Agriculture and FarmlandProtectionPlan In 1998 California signed into law what is being called “Super Williamson Act”. It allows for the conversion of existing Williamson Act agreements into 20-year contracts, thereby forming ‘farmland security zones.’ In exchange for the extended term, landowners receive a package of additional benefits, including a 35% reduction in property taxes beyond the reduction calculated under traditional contracts. Other benefits include protection from annexation by cities and special districts, a reduced special tax rate for urban-related services, and a ban on school districts condemning and buying land in farmland security zones. There are no provisions for canceling contracts before the term expires. As a result of these longer contracts, additional funds are provided by the state to the counties to make up a portion of the lost tax revenues. Since its adoption eleven counties have applied to participate. In addition, the state has recently dramatically ramped up funding of its purchase of development rights program. Strategic Mapping in Delaware An unusual convergence of circumstances in Delaware as it began its farmland protection efforts turned out to be a blessing. Faced with an approved but unfunded state program and a legal requirement to map strategic farmland in the state before buying any development rights, the Delaware Department of Agriculture embarked on a strategic mapping exercise that still leads the nation and is an integral part of a booming (and now well-funded) PDR program. They modified the LESA (Land Evaluation and Site Assessment) system to suit an area-wide analysis as opposed to a site-specific analysis. It incorporates factors such as natural soils groups, availability of sewer, land use/land cover, percent of area in agriculture, agricultural investment and the presence of natural areas. The result is a map with five different colors indicating lowest to highest priority for farmland preservation in the agricultural portions of the state. The ‘color’ of the map area where a particular farm is located then corresponds to half of the points that farm scores on the PDR ranking system should it apply to sell an easement. The maps were the results of years of testing and public input. Using this method, state resources are directed to the most productive agricultural resources and operations that have the best chance of remaining viable. Delaware also has a situation in which agricultural zoning in its three counties is very weak and function largely as rural residential development zones. Individual counties show little willingness to do anything about the agricultural zones, nor do they contribute matching dollars to the state PDR program. However, since creating an ‘agricultural districts’ is the only way to realize tax benefits, right-to-farm protections, or to be eligible to sell an easement, district participation is extremely high and may, in fact, be functioning as ‘de facto’ agricultural production zoning. Matching state funds is accomplished with landowner discounts to their full easement values. (See Appendix IV for program description and strategic mapping criteria.) Responding Quickly to Save Critical Farms in Carroll County, Maryland Located within easy commuting distance of both Baltimore and Washington, DC, Carroll County, Maryland set a goal for itself in the late 1970’s of permanently protecting 100,000 acres of farmland. They enacted 1:20 cluster zoning (a change from 1:1 zoning) to stabilize the land base and began vigorous participation in the state purchase of development rights program. To date they have agricultural easements on over 33,000 acres. However, they discovered that the Columbia, MD 21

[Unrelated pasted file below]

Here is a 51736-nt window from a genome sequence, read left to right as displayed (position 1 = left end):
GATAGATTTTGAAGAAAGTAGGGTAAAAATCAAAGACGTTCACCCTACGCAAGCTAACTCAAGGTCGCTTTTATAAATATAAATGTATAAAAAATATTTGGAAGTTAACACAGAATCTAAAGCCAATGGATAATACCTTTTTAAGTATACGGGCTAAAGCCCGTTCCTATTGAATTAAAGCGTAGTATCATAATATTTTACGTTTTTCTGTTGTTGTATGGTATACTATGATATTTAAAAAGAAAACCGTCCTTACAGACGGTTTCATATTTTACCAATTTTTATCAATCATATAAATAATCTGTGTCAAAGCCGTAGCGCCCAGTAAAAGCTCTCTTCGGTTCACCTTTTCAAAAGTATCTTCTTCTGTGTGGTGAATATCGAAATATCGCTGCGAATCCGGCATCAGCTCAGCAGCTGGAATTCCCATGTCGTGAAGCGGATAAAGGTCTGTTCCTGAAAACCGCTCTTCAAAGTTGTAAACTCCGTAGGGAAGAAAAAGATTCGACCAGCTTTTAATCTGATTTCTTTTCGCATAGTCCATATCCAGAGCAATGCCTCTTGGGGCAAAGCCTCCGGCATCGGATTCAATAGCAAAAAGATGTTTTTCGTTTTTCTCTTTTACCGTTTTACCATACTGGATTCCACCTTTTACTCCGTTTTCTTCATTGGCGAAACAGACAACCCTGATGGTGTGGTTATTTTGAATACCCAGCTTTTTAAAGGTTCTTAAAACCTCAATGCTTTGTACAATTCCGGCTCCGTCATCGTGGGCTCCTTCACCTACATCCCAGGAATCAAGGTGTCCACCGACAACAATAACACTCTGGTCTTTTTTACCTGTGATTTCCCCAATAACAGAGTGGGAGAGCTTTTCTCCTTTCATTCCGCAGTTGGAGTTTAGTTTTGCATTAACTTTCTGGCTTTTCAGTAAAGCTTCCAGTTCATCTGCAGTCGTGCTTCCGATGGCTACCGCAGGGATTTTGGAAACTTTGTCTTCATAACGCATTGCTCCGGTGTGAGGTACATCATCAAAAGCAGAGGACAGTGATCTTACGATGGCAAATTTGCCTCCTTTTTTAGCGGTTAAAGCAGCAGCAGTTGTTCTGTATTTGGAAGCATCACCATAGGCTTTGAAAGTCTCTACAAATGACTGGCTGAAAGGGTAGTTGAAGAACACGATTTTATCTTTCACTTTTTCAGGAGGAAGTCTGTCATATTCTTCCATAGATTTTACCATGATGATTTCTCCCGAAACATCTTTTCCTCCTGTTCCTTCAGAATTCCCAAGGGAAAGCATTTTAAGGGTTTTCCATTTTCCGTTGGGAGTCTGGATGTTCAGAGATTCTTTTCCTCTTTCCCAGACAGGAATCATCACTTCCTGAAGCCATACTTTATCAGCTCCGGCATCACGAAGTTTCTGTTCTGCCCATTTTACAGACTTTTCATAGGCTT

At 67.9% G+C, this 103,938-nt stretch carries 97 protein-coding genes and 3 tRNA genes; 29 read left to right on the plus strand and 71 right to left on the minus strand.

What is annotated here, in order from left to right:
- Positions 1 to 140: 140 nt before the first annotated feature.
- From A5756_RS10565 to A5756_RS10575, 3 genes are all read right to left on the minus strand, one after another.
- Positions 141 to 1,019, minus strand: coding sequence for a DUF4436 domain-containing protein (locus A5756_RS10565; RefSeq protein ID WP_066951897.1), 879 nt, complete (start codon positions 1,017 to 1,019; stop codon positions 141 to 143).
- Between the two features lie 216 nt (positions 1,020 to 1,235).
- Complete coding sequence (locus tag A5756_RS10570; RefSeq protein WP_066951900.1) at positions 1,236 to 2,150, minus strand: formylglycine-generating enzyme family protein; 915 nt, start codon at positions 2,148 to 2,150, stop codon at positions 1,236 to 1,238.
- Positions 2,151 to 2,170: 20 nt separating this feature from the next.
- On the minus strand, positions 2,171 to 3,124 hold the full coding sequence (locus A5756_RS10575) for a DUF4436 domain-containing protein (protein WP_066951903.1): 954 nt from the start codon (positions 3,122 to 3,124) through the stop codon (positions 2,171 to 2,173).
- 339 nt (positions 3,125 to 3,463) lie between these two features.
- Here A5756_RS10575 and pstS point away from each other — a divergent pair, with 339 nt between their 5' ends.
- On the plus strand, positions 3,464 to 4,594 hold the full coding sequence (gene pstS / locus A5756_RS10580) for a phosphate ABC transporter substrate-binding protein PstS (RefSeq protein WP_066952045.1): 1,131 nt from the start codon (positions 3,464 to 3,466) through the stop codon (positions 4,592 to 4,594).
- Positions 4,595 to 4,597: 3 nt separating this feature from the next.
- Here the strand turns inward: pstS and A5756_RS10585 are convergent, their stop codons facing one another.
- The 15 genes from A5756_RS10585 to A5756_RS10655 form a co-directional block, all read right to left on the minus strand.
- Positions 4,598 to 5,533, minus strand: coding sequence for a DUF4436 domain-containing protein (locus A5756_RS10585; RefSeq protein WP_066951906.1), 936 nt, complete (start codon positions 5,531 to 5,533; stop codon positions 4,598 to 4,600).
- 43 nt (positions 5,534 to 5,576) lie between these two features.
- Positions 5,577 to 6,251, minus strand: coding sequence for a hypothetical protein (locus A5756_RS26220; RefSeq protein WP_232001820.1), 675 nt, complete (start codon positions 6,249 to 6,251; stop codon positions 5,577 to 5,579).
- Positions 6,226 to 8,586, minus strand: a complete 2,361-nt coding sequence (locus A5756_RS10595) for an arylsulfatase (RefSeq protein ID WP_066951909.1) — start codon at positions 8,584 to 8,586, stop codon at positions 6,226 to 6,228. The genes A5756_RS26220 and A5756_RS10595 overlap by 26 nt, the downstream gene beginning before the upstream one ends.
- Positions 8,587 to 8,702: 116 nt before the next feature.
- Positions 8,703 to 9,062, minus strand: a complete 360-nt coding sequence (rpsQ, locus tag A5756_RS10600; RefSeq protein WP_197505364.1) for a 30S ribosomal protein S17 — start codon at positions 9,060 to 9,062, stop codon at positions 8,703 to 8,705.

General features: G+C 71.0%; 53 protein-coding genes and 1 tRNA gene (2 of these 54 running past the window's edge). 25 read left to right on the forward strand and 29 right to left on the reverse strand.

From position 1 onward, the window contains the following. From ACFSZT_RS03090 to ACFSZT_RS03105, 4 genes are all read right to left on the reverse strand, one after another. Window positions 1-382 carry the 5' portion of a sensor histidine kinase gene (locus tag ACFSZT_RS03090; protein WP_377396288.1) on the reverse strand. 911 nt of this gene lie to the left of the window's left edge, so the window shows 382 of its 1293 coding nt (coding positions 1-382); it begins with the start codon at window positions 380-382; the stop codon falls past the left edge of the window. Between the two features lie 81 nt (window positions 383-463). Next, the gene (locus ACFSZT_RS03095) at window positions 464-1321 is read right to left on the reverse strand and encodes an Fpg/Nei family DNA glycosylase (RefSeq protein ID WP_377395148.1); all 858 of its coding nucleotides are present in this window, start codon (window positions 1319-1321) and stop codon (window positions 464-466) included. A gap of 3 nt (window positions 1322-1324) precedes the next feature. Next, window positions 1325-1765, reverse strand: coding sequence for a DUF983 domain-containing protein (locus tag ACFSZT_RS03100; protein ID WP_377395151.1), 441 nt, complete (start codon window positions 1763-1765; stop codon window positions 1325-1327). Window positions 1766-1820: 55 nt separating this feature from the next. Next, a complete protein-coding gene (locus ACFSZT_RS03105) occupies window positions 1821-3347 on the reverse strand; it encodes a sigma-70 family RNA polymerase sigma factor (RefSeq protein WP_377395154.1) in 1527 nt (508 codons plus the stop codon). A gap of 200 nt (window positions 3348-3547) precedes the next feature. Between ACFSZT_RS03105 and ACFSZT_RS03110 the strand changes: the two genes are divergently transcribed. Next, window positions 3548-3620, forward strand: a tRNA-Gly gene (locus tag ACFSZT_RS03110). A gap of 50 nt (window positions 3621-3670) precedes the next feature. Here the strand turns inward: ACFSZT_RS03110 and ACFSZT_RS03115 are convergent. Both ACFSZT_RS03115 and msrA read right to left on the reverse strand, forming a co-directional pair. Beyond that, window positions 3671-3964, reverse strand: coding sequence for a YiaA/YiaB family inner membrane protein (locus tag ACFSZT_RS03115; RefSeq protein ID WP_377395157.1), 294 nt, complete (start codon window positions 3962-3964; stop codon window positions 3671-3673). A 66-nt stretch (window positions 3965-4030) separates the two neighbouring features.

GeneseeCounty, New York state program could not respond quickly enough when prime land was at the critical point of changing ownership. The county’s response was the development of a ‘Critical Farms Program’. It functions as an enhancement to the state PDR program and guarantees a minimum easement value for farms that are being transferred. Applicants must be the contract purchasers or recent purchasers of a farm that qualifies for the state PDR program and that ranks high on the county’s preference formula. Based on an appraisal of the value of the easement, the county offers the new owner a payment of 75% of easement value for an option for the county to acquire the easement at the end of the five-year period. When the new owners receive the money for the option contract, they are obligated to put the farm in a state agricultural district and to offer to sell the easement to the state program for five years. If the state acquires the easement, the county is repaid the exact amount that was provided up-front (no-interest payment is required). The money is then recycled into the Critical Farms Program. At the end of five years, if the easement has not been purchased by the state, the farm owner has two options: repaying the County (with interest) for termination of the option agreement; or, accepting the easement as permanent with no additional payment from the county. Since it began in 1992, the Critical Farms Program has entered into 30 option contracts on 3,946 acres. So far almost all of easements have been purchased by the state and the remainder are in the pipeline. (See Appendix V for a copy of the application and the option contract.) Farmland Mitigation in the West Recently, two innovative approaches have been enacted to mitigate farmland loss. In 1995, the city of Davis, California, established an agricultural land mitigation requirement as part of a “Right to Farm and Farmland Preservation” ordinance. Adopting a “no net loss of farmland” approach, the Davis ordinance requires developers to permanently protect one acre of farmland for every acre of agricultural land they convert to other uses. Generally, developers place an agricultural conservation easement on land in another part of the city, although paying a fee may also satisfy mitigation. Protected farmland must meet certain requirements; for instance, it must contain soil comparable to the developed landand be located in one of the city’s agricultural zones. As the program has proceeded, payment in lieu of acres has been encouraged into order to allow the city to leverage state PDR funds to permanently protect farmland with easements. Several of the protection transactions were fee simple acquisitions of farms, which are then leased back to farmers, and the proceeds pumped back into the mitigation fund. (See Appendix VI for the Davis ordinance.) King County, Washington (on the edge of metropolitan Seattle) also uses a “no net loss” approach to farmland protection. In their case, it is applied to either of their two agricultural production zones. The zone containing their dairy farms is the most restrictive residentially (1:60) but the most conducive to commercial agriculture. The second zone, which contains mostly berry operations allows residential densities of one dwelling unit per thirty-five acres (1:35). Uses in these two zones are strictly limited to agricultural and the only building allowed must be clearly accessory to a production operation. Conversion to a non-agricultural use can 22 Agriculture and Community Development Services, Inc.